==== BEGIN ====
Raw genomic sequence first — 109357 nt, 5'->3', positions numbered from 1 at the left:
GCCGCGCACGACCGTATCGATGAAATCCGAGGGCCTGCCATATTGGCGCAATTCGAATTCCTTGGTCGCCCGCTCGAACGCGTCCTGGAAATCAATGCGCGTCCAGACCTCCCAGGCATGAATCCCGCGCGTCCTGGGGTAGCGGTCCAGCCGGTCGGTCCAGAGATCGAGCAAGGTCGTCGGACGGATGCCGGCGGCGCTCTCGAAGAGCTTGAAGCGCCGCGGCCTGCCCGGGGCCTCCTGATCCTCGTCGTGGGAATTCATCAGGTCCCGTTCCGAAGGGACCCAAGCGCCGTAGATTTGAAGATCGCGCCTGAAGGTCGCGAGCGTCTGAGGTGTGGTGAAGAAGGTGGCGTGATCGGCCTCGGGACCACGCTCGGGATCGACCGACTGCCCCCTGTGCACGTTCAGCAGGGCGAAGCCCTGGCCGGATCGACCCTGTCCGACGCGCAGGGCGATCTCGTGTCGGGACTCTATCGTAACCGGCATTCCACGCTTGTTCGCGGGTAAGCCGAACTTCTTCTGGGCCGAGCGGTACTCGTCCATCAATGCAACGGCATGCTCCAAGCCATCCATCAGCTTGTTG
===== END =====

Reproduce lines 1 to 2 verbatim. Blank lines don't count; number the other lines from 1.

Raw genomic sequence first — 109357 nt, 5'->3', positions numbered from 1 at the left:
GCCGCGCACGACCGTATCGATGAAATCCGAGGGCCTGCCATATTGGCGCAATTCGAATTCCTTGGTCGCCCGCTCGAACGCGTCCTGGAAATCAATGCGCGTCCAGACCTCCCAGGCATGAATCCCGCGCGTCCTGGGGTAGCGGTCCAGCCGGTCGGTCCAGAGATCGAGCAAGGTCGTCGGACGGATGCCGGCGGCGCTCTCGAAGAGCTTGAAGCGCCGCGGCCTGCCCGGGGCCTCCTGATCCTCGTCGTGGGAATTCATCAGGTCCCGTTCCGAAGGGACCCAAGCGCCGTAGATTTGAAGATCGCGCCTGAAGGTCGCGAGCGTCTGAGGTGTGGTGAAGAAGGTGGCGTGATCGGCCTCGGGACCACGCTCGGGATCGACCGACTGCCCCCTGTGCACGTTCAGCAGGGCGAAGCCCTGGCCGGATCGACCCTGTCCGACGCGCAGGGCGATCTCGTGTCGGGACTCTATCGTAACCGGCATTCCACGCTTGTTCGCGGGTAAGCCGAACTTCTTCTGGGCCGAGCGGTACTCGTCCATCAATGCAACGGCATGCTCCAAGCCATCCATCAGCTTGTTG